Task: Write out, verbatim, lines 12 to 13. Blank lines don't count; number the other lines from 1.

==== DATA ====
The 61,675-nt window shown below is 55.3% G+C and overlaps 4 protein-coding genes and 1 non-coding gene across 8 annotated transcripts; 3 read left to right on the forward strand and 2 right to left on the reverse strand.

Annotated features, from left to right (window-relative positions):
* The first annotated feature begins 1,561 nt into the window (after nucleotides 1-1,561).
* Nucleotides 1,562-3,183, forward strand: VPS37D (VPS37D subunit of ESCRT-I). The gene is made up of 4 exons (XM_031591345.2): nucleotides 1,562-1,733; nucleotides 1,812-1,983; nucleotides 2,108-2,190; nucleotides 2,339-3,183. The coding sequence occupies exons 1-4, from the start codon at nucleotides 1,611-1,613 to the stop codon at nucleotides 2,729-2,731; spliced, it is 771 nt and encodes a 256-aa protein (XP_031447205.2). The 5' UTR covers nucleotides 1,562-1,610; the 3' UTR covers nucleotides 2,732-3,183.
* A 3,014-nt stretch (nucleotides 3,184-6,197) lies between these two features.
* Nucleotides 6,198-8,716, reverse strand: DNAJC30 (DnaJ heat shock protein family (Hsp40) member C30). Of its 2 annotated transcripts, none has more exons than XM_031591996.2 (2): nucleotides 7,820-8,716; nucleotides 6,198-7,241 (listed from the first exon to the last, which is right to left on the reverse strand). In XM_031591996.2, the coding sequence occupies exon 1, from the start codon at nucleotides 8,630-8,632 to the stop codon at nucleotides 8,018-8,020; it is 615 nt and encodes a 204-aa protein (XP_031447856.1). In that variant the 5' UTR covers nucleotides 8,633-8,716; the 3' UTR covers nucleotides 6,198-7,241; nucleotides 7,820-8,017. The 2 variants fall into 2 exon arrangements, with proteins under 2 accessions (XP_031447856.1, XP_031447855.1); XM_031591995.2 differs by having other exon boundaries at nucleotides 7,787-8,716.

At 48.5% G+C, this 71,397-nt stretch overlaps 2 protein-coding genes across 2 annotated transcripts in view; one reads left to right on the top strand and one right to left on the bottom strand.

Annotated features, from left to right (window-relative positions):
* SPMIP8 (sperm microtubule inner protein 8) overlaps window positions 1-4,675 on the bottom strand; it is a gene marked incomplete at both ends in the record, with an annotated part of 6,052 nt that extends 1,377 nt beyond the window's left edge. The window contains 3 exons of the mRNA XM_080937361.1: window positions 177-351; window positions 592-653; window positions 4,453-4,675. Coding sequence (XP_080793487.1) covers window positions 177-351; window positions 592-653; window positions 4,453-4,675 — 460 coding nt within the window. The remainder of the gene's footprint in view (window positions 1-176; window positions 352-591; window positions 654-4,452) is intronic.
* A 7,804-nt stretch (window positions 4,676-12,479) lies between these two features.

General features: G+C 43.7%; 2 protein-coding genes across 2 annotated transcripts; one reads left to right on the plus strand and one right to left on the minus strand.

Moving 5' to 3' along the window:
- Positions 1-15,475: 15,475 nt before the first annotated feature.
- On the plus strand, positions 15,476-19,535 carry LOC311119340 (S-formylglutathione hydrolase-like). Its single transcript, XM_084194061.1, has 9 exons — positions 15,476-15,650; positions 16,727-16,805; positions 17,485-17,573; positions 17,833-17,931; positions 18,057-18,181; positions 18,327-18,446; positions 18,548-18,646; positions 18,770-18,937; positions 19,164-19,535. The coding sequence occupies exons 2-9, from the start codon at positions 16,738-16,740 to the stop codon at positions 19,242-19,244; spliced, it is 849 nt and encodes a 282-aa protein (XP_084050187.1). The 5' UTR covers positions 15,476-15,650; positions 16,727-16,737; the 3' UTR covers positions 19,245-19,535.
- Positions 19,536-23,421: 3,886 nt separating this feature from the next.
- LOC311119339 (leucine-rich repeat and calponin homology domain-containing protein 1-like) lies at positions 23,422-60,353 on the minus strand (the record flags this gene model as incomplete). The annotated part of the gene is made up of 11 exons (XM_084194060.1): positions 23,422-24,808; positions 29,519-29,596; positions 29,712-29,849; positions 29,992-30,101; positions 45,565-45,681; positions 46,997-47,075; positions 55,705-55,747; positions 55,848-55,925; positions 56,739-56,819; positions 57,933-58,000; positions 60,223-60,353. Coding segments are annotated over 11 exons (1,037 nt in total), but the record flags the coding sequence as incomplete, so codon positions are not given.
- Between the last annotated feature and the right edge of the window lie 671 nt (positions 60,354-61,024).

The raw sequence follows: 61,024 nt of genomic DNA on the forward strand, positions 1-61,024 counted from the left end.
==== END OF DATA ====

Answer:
Moving 5' to 3' along the window:
- Positions 1-15,475: 15,475 nt before the first annotated feature.